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It's alive (or is it?): the backdoor Roth strategy

Update 11/4: eh, maybe not

If you heard a cheer in the far-off distance last night, it was probably me and my advisor friends expressing a collective sigh of relief that a valuable retirement savings strategy many of us have been encouraging our clients to use will live to see another day.

In August, the House Ways and Means Committee approved its portion of the original Build Back Better bill, including provisions that would have done away with the possibility of converting after-tax balances in pre-tax accounts to Roth accounts, a strategy known as the back-door Roth (or mega backdoor Roth when executed inside a retirement plan, where the limits on contributions are higher than in an IRA). Those of you who have worked with me know I like to build tax diversification into your plans, and this strategy represented really the only way to accumulate Roth savings for many people. So losing the possibility of doing that starting next year would have meant missing out on a hedge against what future tax law will look like.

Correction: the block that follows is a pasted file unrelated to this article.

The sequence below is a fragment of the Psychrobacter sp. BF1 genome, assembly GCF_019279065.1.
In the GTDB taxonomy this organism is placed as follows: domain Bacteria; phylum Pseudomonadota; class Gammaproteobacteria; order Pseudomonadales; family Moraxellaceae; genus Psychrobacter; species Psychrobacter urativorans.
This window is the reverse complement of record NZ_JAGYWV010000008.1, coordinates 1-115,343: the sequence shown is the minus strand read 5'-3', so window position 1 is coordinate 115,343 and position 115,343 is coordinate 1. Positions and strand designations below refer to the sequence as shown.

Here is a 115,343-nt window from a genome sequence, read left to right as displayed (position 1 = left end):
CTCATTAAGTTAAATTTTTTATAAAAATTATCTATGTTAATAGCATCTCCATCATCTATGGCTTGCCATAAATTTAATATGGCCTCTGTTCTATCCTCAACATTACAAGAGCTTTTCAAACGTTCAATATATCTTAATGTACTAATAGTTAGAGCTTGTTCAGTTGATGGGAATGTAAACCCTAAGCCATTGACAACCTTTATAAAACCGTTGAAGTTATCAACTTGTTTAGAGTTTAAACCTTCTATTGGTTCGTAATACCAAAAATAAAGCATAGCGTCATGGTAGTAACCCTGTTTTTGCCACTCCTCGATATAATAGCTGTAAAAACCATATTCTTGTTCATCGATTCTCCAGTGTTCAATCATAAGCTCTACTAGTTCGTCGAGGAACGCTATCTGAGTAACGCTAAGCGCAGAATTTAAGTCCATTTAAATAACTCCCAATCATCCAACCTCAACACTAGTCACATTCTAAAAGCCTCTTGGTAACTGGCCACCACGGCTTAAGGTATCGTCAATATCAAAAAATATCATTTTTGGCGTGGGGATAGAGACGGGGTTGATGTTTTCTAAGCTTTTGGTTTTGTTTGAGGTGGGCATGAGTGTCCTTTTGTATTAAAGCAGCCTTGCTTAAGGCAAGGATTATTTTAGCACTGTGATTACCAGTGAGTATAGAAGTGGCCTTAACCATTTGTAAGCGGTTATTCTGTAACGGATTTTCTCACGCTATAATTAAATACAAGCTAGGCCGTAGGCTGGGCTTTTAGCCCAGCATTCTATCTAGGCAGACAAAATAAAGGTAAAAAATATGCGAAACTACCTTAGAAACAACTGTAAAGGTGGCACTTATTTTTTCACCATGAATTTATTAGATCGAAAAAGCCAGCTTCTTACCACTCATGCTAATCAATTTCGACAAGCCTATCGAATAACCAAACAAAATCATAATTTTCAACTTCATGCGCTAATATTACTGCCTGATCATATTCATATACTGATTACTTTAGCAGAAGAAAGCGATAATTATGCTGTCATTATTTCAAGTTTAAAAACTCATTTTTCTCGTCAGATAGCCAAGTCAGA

Fast forward to last night, through many tortuous weeks of Congressional back-and-forth, and we have a new framework for what is still being called the Build Back Better bill. It’s at most a distant cousin (in the They Might Be Giants sense) of its predecessor, and is massively scaled down, but it apparently has enough support to pass. What got left behind: the Roth conversion provisions.

So for now, we can say that rumors of the demise of the Roth conversion, like that of Mark Twain long ago, were greatly exaggerated. Of course, it’s not law yet and changes can still occur; also, the provisions could come back in a future piece of legislation, namely the Secure Act 2.0, which has been hanging out in the wings waiting to be reanimated.

So ultimately, everything stays as it was for the moment. It’s good news for sure, but I think the takeaway is that everything changes all the time, and it can change quickly. You can’t assume that something you’re able to do this year will still be available next year, or in 10 years. And maybe new and better ideas and strategies will emerge in the meantime. Assessing the landscape regularly, making sure you’re taking advantage of what’s available right now, aligning your money moves with your life goals, and staying flexible remain the guiding principles behind creating and maintaining a successful plan.

There is, of course, much more to the bill than this. But it’s such a directly relevant topic to so many of you that I thought it would warrant a post on its own.


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